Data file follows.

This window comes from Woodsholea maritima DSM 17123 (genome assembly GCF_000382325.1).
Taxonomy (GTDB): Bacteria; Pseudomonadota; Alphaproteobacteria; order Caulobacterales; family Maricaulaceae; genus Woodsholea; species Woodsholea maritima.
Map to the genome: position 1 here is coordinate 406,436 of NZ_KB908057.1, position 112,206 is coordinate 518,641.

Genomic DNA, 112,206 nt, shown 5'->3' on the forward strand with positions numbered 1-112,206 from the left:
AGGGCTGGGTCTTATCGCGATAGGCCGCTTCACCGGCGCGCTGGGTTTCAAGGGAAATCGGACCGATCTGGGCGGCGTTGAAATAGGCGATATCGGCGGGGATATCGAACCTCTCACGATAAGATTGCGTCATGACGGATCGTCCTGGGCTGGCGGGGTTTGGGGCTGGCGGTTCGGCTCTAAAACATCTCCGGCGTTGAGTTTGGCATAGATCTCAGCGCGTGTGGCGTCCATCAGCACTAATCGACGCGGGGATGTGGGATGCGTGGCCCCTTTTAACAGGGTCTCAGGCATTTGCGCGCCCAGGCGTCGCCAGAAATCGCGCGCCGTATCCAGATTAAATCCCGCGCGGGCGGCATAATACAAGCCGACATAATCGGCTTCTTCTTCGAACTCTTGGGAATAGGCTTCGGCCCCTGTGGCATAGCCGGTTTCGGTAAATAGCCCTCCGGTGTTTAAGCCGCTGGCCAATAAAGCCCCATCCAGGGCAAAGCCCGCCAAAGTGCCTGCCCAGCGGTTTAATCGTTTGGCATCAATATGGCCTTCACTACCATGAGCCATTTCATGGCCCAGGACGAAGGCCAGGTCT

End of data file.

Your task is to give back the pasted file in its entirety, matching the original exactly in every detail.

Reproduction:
This window comes from Woodsholea maritima DSM 17123 (genome assembly GCF_000382325.1).
Taxonomy (GTDB): Bacteria; Pseudomonadota; Alphaproteobacteria; order Caulobacterales; family Maricaulaceae; genus Woodsholea; species Woodsholea maritima.
Map to the genome: position 1 here is coordinate 406,436 of NZ_KB908057.1, position 112,206 is coordinate 518,641.

Genomic DNA, 112,206 nt, shown 5'->3' on the forward strand with positions numbered 1-112,206 from the left:
AGGGCTGGGTCTTATCGCGATAGGCCGCTTCACCGGCGCGCTGGGTTTCAAGGGAAATCGGACCGATCTGGGCGGCGTTGAAATAGGCGATATCGGCGGGGATATCGAACCTCTCACGATAAGATTGCGTCATGACGGATCGTCCTGGGCTGGCGGGGTTTGGGGCTGGCGGTTCGGCTCTAAAACATCTCCGGCGTTGAGTTTGGCATAGATCTCAGCGCGTGTGGCGTCCATCAGCACTAATCGACGCGGGGATGTGGGATGCGTGGCCCCTTTTAACAGGGTCTCAGGCATTTGCGCGCCCAGGCGTCGCCAGAAATCGCGCGCCGTATCCAGATTAAATCCCGCGCGGGCGGCATAATACAAGCCGACATAATCGGCTTCTTCTTCGAACTCTTGGGAATAGGCTTCGGCCCCTGTGGCATAGCCGGTTTCGGTAAATAGCCCTCCGGTGTTTAAGCCGCTGGCCAATAAAGCCCCATCCAGGGCAAAGCCCGCCAAAGTGCCTGCCCAGCGGTTTAATCGTTTGGCATCAATATGGCCTTCACTACCATGAGCCATTTCATGGCCCAGGACGAAGGCCAGGTCT